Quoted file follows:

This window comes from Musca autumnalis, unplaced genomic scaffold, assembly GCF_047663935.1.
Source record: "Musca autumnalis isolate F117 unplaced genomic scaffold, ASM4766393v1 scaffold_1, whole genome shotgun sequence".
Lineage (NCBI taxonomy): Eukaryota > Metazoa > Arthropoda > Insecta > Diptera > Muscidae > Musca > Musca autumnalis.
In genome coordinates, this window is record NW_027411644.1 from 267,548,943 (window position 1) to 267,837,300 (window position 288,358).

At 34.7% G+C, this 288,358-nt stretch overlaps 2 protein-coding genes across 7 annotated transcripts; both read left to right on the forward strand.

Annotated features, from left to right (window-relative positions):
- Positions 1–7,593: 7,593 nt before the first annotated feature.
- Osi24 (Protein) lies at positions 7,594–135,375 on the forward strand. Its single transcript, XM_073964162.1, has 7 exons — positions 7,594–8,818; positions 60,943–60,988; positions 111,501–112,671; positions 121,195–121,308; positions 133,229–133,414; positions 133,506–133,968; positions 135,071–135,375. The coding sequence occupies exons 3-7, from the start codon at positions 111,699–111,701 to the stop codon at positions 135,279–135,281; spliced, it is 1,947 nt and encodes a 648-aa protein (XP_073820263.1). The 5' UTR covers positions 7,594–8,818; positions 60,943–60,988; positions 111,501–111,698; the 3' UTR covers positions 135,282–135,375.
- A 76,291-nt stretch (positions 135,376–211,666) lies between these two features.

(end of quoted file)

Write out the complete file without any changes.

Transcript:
This window comes from Musca autumnalis, unplaced genomic scaffold, assembly GCF_047663935.1.
Source record: "Musca autumnalis isolate F117 unplaced genomic scaffold, ASM4766393v1 scaffold_1, whole genome shotgun sequence".
Lineage (NCBI taxonomy): Eukaryota > Metazoa > Arthropoda > Insecta > Diptera > Muscidae > Musca > Musca autumnalis.
In genome coordinates, this window is record NW_027411644.1 from 267,548,943 (window position 1) to 267,837,300 (window position 288,358).

At 34.7% G+C, this 288,358-nt stretch overlaps 2 protein-coding genes across 7 annotated transcripts; both read left to right on the forward strand.

Annotated features, from left to right (window-relative positions):
- Positions 1–7,593: 7,593 nt before the first annotated feature.
- Osi24 (Protein) lies at positions 7,594–135,375 on the forward strand. Its single transcript, XM_073964162.1, has 7 exons — positions 7,594–8,818; positions 60,943–60,988; positions 111,501–112,671; positions 121,195–121,308; positions 133,229–133,414; positions 133,506–133,968; positions 135,071–135,375. The coding sequence occupies exons 3-7, from the start codon at positions 111,699–111,701 to the stop codon at positions 135,279–135,281; spliced, it is 1,947 nt and encodes a 648-aa protein (XP_073820263.1). The 5' UTR covers positions 7,594–8,818; positions 60,943–60,988; positions 111,501–111,698; the 3' UTR covers positions 135,282–135,375.
- A 76,291-nt stretch (positions 135,376–211,666) lies between these two features.